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So now the beetles have gone we have ants nests in the lawn ,we had them last year and we tried all the usual things and nothing seems to have cleared them,any ideas ?

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Turn on your sprinkler or hose pipe for a while, then watch the birds come down and peck at the eggs that will inevitably float to the surface.

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Not sure about english ants but here in oz we get infested with the buggers, the best cure is a bait which the workers take to the nest and it kills the queen, which in turn wipes out the nest.

A simple bait is some peanut butter and honey with some borax powder mixed through, takes a few days but works.

Can be put inside a bit of pipe or under a saucer to prevent pets from eating it.

 

The nests you have now are all new colonies from when the flying ants turn into queens and start more colonies, every flying ant has the ability to start a new nest.

Other option I used to do is boiling water down the nest, but that may kill bits of your lawn.

 

Only other action is a pesticide.

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Borax and sugar mixed to a paste with a small amount of water. The ants take the mixture back to the nest and the borax kills them. The sugar is just a bait, ant's can't resist sugar.

 

Ants are a problem stateside, tiny ants named "piss ants" to the largest Carpenter ants that can make a mess of stud walls, to Mexican Fire Ants that hurt like hell if they bite, and they are aggressive!!, then all the different ones in between.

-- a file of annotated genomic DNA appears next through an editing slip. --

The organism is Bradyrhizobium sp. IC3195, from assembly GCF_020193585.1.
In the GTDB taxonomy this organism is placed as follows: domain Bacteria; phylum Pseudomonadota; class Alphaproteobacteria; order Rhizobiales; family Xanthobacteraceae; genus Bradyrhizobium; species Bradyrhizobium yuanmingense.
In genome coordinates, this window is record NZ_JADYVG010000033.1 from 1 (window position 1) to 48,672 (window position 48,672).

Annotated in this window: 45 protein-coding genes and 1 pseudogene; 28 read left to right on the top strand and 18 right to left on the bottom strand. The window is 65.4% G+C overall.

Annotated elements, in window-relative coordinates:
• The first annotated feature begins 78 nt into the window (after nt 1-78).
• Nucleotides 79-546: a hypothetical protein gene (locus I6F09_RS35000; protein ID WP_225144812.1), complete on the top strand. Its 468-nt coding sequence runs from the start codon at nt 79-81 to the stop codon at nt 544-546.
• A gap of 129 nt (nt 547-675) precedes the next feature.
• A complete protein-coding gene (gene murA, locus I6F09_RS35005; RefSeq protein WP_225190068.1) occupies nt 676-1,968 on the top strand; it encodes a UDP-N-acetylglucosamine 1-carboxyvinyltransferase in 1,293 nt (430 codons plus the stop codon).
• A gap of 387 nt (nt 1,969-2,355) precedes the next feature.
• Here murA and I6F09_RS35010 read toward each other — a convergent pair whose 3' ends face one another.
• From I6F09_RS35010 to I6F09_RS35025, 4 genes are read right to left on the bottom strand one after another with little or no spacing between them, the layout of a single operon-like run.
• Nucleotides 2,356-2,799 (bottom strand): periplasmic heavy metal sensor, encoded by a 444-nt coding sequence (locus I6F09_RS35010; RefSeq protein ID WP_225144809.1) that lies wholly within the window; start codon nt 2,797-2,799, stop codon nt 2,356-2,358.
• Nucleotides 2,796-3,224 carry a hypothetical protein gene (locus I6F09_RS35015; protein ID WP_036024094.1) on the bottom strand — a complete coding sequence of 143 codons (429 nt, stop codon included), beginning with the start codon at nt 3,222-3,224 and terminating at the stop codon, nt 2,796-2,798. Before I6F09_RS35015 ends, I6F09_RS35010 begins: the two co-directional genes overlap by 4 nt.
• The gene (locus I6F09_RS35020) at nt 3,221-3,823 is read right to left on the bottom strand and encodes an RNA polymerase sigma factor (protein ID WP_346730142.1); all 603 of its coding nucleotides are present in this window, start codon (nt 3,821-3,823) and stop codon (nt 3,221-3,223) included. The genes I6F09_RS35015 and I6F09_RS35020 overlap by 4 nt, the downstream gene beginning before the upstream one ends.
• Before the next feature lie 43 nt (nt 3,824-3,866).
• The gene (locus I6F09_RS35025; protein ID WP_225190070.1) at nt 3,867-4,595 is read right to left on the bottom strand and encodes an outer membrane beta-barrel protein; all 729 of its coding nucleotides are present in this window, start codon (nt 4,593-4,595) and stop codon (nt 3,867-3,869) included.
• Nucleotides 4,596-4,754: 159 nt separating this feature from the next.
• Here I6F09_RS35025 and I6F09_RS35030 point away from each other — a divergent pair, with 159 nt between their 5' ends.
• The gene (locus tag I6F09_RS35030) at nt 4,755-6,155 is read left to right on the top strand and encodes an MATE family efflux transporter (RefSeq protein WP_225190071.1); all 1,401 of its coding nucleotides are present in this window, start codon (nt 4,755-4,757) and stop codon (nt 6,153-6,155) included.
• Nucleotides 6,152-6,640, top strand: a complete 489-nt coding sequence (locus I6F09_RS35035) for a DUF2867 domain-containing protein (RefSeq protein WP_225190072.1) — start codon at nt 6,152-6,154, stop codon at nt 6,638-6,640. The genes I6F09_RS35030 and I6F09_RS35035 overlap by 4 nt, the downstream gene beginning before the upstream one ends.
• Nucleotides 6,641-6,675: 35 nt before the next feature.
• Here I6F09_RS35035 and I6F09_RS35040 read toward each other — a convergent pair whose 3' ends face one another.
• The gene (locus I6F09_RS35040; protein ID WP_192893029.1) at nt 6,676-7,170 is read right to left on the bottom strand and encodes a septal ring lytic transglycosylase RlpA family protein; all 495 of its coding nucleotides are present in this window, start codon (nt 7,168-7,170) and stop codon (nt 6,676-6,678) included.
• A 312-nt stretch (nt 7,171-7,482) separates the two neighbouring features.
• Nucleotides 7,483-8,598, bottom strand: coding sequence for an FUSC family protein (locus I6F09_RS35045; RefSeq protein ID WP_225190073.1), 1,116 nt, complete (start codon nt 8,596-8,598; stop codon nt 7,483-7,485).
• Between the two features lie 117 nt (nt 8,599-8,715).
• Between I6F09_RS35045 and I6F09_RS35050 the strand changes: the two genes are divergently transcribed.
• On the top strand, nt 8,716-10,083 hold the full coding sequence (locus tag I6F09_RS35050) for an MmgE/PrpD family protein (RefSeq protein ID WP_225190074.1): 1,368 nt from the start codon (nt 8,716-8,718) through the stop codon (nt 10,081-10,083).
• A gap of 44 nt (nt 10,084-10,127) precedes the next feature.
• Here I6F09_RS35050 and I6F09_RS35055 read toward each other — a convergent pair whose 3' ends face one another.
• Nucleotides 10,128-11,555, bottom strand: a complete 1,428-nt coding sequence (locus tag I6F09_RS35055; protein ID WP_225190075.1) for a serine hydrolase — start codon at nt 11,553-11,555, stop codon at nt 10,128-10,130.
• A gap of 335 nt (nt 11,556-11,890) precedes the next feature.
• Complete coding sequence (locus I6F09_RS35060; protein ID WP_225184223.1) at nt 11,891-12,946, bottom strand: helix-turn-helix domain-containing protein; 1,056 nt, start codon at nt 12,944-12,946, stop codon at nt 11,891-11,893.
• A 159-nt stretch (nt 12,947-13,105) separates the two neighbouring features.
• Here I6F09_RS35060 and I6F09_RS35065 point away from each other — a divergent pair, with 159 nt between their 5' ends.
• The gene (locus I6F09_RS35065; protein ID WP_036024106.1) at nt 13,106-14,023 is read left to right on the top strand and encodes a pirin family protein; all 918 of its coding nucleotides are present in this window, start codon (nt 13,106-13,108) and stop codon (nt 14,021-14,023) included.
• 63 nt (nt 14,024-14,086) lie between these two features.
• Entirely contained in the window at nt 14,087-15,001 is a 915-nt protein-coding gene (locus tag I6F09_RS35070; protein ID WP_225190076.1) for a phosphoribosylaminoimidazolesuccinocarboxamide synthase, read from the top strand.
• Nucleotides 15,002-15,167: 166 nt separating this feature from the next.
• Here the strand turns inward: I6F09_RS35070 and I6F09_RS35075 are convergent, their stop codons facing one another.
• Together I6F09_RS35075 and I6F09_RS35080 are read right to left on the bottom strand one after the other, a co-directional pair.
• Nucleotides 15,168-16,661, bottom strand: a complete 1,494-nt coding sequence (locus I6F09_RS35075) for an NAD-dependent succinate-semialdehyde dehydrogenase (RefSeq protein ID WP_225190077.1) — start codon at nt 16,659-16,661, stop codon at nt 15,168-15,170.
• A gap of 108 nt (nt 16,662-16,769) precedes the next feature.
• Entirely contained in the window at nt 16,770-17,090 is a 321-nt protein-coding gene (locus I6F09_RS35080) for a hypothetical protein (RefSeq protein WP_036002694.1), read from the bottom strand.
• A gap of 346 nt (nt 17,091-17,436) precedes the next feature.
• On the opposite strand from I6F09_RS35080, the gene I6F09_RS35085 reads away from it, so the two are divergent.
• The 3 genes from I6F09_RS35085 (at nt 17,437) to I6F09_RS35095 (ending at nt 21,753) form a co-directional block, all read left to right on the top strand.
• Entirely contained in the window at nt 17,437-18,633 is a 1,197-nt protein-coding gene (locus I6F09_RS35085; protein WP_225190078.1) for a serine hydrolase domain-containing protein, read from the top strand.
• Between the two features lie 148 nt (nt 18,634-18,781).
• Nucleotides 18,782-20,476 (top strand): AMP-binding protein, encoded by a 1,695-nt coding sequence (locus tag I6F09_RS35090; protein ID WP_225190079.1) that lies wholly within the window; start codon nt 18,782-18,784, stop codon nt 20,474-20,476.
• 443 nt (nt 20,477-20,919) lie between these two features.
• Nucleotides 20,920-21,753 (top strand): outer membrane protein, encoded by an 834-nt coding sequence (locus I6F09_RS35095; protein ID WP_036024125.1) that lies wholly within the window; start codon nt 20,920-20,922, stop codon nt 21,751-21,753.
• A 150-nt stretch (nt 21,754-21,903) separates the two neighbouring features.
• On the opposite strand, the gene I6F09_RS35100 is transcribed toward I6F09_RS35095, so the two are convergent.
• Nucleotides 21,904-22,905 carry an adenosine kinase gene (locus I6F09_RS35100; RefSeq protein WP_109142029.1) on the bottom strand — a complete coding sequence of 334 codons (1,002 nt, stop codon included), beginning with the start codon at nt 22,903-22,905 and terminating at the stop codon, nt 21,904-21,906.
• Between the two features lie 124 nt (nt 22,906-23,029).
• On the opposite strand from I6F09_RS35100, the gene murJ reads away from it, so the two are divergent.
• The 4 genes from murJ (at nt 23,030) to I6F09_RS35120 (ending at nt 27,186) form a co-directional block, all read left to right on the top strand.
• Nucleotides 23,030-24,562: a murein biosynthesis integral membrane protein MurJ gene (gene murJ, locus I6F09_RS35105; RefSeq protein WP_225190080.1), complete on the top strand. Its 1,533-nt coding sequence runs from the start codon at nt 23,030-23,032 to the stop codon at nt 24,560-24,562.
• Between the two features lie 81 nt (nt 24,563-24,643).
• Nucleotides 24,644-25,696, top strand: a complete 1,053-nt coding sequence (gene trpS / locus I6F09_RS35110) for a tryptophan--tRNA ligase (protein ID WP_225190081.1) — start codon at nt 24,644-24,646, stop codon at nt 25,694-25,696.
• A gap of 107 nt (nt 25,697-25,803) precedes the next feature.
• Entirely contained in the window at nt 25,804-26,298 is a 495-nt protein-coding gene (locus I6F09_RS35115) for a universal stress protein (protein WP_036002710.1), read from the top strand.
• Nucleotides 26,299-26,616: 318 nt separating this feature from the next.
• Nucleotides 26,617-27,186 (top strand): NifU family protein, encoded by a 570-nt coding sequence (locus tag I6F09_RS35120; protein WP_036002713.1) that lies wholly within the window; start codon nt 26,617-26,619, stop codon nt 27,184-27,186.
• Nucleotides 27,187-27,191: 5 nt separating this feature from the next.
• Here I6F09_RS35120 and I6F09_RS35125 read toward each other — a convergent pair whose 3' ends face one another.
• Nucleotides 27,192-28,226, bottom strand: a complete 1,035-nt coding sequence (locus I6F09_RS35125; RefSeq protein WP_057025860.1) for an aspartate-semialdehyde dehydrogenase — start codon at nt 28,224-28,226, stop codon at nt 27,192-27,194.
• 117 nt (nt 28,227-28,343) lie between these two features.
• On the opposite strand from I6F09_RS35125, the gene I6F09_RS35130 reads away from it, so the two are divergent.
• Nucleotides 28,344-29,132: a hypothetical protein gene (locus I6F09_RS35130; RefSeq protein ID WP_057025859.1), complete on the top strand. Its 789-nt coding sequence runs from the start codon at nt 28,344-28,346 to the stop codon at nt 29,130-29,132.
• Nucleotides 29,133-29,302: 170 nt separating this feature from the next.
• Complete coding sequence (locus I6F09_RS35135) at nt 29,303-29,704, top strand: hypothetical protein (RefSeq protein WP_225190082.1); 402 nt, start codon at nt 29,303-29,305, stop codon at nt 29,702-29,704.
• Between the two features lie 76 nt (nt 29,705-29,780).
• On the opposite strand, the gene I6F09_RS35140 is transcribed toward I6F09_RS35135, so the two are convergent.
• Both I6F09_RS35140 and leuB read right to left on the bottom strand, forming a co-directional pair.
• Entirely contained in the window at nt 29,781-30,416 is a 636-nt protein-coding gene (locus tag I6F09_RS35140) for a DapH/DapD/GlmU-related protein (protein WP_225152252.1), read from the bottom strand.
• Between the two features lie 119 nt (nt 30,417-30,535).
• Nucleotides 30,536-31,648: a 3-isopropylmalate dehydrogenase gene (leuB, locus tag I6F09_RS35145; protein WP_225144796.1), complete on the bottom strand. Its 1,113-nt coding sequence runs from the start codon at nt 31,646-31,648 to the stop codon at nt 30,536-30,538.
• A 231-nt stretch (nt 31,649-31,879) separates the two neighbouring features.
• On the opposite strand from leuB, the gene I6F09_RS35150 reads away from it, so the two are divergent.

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Fire ants are a pain, literally.   Every time it rains it seems like new hills pop up in the lawn.  I use the commercial fire ant treatment from the hardware store and it does seem to kill that mound but then they just reappear a few feet over.  :angry:

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I've got red ant apparently its a Wollaton thing? I use this DOFF quid from Collins Cash & Carry also seen another version in the poundshop but not sure how much that is? :crazy:

 

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WE have put boiling water on,then I put bleach on then more hot water.I don't like to be cruel but I hate the little buggers.

 

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If you mix borax with sugar and a little water it soon goes hard.  But I like the idea of borax and peanut butter, I'll try that out.  We have lots of different types of ants here in Thailand, but fortunately the large red ones prefer to live outside.

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Sell that Doff ant killer in B & M quid.

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A scouring powder like vim or Ajax sprinkled where the nest is or where they are getting into the house can work.

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About 20 years ago we had an ants nest in the wall cavity under the lounge window. Ant bait did not solve the problem. The winged ones would emerge into the lounge at about 3 pm and keep on coming out until about 7 pm. This would happen about every two weeks from July to September. It drove me to distraction as I was worried we may get more nests forming in the house.  It got to the point where I was dreaming about ant attacks! I dreaded summer and this went on for several years. Our son was young at the time and we went to see the film The Borrowers. This provided the solution. There is a part of the film where the nasty man calls in the pest control people to spray the skirting boards and kill the Borrowers. I came out of the cinema with a huge smile thinking of pest control companies! We called them in. My husband had drilled some holes in the wall outside and they put their pesticide in. We put little plastic stoppers in the  holes. They also gave us good advice on ant control and a document stating what they had used. Sorted! After that each year ant proofing liquid is put at the base of the outside walls all around the house. Ants are welcome to live up the garden but not in our house.